I don’t tend to share many recipes on this blog. The reason being that when it comes to helping women improve their health, I believe that we need to start with how we think and feel, before we can confidently change how we act.
Also, as much as I love food — and I really love food — my weekly meals are very simple and not particularly blog-worthy. There are only so many times that I can share a photo of grilled salmon, chicken curry, veggie stir-fry, overnight oats or broiled lamb chops until we all get a little sick of it!
Even if I kept a more food-focused blog (as I did hilariously, and with terrible photography, at Blushing Strawberries in 2010/2011), that alone won’t make YOU a healthier eater.
Because here’s the thing: it’s not your access to healthy recipes that’s the problem, it’s your unwillingness to cook them.
In previous posts I’ve touched on:
>>> And why you need to reduce your consumption of sugary processed foods.
Today I want to tell you how proper nutrition was essential in my recovery from binge-eating.
Full disclosure: I am not a psychologist or dietitian, nor do I have any training in the field of eating disorders. What I do have, however, is my own experience, and my understanding that it was a combination of self love practices and proper nutrition that helped me create a healthy relationship with food.
If you’ve ever binged, or regularly tend to over-eat, you’ll know how physically and emotionally exhausting that process is. My personal experience was that I would restrict calories throughout the day and then binge at night. By the time I went to bed my stomach was so tight that you could have popped it with a pin. After every episode I would cry myself to sleep, and the next morning I would wake with equal parts indigestion and massive guilt. The cycle continued.
To overcome binge eating I tried to place (further) restrictions on myself:
- Certain foods wouldn’t be allowed in the house
- I’d eat with smaller bowls
- Breakfast became my biggest meal and I would attempt to eat a peasant’s dinner (this was awful…dinner is my favorite!)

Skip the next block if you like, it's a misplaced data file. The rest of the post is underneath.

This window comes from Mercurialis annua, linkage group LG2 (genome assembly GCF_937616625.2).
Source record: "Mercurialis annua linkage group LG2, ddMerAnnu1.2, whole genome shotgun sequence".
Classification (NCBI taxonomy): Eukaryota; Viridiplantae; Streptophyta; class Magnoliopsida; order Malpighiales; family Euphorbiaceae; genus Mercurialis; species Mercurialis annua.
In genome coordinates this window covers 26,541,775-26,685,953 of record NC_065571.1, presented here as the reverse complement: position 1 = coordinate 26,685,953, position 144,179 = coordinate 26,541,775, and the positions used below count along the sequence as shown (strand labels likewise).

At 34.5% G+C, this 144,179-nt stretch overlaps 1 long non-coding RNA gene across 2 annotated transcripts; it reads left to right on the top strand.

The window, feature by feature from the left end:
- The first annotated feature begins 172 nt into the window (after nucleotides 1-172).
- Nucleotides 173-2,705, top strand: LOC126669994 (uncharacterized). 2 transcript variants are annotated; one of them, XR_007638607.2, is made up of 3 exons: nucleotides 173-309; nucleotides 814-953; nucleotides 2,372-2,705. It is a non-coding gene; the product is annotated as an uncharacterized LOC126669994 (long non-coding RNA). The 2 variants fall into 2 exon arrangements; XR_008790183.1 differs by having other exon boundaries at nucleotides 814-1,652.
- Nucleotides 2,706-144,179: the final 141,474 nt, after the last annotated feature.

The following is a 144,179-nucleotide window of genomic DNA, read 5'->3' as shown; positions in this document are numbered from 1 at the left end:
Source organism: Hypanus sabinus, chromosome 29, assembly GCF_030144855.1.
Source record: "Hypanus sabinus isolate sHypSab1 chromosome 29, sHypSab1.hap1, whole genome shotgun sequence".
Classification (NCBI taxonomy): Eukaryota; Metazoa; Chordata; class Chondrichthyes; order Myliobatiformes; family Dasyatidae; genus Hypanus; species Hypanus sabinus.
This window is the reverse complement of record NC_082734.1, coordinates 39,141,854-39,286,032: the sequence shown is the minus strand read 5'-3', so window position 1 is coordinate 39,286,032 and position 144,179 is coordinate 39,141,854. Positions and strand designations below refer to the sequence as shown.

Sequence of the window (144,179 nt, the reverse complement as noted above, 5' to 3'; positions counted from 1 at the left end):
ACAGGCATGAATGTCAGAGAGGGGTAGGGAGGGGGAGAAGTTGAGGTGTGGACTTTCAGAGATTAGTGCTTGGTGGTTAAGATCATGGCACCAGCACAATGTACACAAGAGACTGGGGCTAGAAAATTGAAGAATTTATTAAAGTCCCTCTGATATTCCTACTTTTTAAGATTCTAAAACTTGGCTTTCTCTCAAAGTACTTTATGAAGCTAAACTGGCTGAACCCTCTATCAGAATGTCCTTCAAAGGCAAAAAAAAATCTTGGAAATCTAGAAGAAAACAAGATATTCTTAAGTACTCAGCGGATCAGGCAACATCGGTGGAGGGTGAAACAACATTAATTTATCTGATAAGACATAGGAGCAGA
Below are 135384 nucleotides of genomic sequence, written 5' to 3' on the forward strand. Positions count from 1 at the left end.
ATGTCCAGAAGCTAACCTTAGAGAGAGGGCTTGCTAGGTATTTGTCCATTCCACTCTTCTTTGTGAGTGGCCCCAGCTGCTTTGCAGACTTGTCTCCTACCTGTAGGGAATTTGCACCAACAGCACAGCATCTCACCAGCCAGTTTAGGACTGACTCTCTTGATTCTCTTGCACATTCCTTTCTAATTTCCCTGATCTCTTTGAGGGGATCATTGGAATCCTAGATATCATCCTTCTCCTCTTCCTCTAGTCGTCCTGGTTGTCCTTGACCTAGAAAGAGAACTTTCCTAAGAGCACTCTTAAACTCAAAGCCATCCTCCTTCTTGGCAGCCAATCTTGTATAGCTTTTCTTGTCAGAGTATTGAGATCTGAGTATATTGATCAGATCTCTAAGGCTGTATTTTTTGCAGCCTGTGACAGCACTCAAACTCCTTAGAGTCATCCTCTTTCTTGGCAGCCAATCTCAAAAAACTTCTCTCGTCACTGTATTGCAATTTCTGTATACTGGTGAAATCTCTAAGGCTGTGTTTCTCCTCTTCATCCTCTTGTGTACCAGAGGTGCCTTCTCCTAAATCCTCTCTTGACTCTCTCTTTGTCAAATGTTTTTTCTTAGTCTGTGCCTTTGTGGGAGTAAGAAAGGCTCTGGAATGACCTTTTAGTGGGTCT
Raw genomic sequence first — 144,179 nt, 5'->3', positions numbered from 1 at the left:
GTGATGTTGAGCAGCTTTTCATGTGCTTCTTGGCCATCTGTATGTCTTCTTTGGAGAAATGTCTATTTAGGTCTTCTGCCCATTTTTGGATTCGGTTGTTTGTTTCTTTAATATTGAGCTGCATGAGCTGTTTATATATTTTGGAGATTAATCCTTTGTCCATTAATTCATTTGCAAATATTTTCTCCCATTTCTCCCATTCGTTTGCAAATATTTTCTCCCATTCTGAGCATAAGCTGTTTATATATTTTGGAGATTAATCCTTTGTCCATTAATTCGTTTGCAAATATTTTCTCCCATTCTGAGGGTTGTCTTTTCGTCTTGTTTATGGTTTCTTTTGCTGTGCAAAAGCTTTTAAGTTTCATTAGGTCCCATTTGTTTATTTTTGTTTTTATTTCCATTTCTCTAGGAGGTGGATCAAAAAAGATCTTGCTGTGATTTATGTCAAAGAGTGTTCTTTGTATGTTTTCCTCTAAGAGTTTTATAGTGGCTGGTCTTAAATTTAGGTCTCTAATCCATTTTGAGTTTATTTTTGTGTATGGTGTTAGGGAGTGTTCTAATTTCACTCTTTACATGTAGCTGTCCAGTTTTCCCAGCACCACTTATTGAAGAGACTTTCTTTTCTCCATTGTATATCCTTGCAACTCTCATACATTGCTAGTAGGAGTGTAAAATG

- I would avoid eating snacks at parties, only to go home ravenous and polish off three bowls of cereal
- I asked my husband to “not let me go back for seconds”
- Every morning I would blame and berate myself…unsurprisingly, not a terribly effective strategy.
I’ve since learnt is that wasn’t the fault of the food, the crockery, the willpower, etc. The simple truth was that I was starving, and you might be too.
If you’re not eating your fill of nutritious foods throughout the day (yes, fats and carbohydrates are included), then your body will always be crying out for more. The problem is that when you’re running on empty, when its dark outside, and you’re wearing your sweatpants… that more tends to be easy-to-access, processed crap, and a lot of it.
Fortunately, that doesn’t have to be your future reality. If you want to find food freedom in your own life, then you have to stop being afraid of eating.
When you eat well — when you eat enough of the good stuff, and mindfully enjoy some of the treat stuff — it becomes easy to enjoy your food and your good health, without willpower, deprivation, or the obsessive need to check your weight at the end of any big meal.
So your goal for this week is to take a keen look at your plate and ask if depriving yourself of proper food is actually your biggest health and nutrition downfall.
And to help make things a little easier, I thought I would post a recipe today! These are my spinach and feta muffins, and they’re wonderful to grab as breakfast-on-the-go, a healthy snack, or as a side to a luscious lunch salad.
Gluten Free Spinach Feta Muffins
- 2 cups spelt flour or all purpose gluten free flour
- 1 teaspoon sea salt
- 1/2 teaspoon black pepper
- 1 teaspoon baking soda
- 1 large handful baby spinach leaves, torn
- 3 eggs, lightly beaten
- 1/4 cup (125 ml) extra virgin olive oil
- 1/2 cup full-fat plain yogurt
- 1 cup pumpkin puree*
- 1/2 cup (4oz, 100grams) crumbled feta
1. Preheat your oven to 350°F / 180°C. Line a 12-hole muffin tray with muffin liners.
2. Combine the dry ingredients together in a large bowl, stirring with a fork to break up any clumps. In a separate bowl, mix together all the wet ingredients EXCEPT for the feta.
3. Make a well in the centre of the dry ingredients and pour the wet mixture into the dry. Use a large spoon to fold together until combined.
4. Spoon batter evenly into the muffin liners and crumble feta over the tops of each muffin.
5. Bake in the centre of the oven for 25 minutes or until a skewer inserted into the muffins comes out clean.
5. Allow to cool for 10 minutes in the tin and then remove and continue cooling on a wire rack.
*Purchase pumpkin puree cans in the supermarket. Check the ingredient label, they should read pumpkin only. This is different from pumpkin pie filling which has sugar and spices added. To make your own puree: peel and chop a medium butternut squash or 2 pounds of sweet potatoes. Place in a pot of boiling water and cook for 8-10 minutes or until soft. Drain and then puree in a blender. Measure out about 14oz or 400g for the recipe. Freeze the rest to use next time.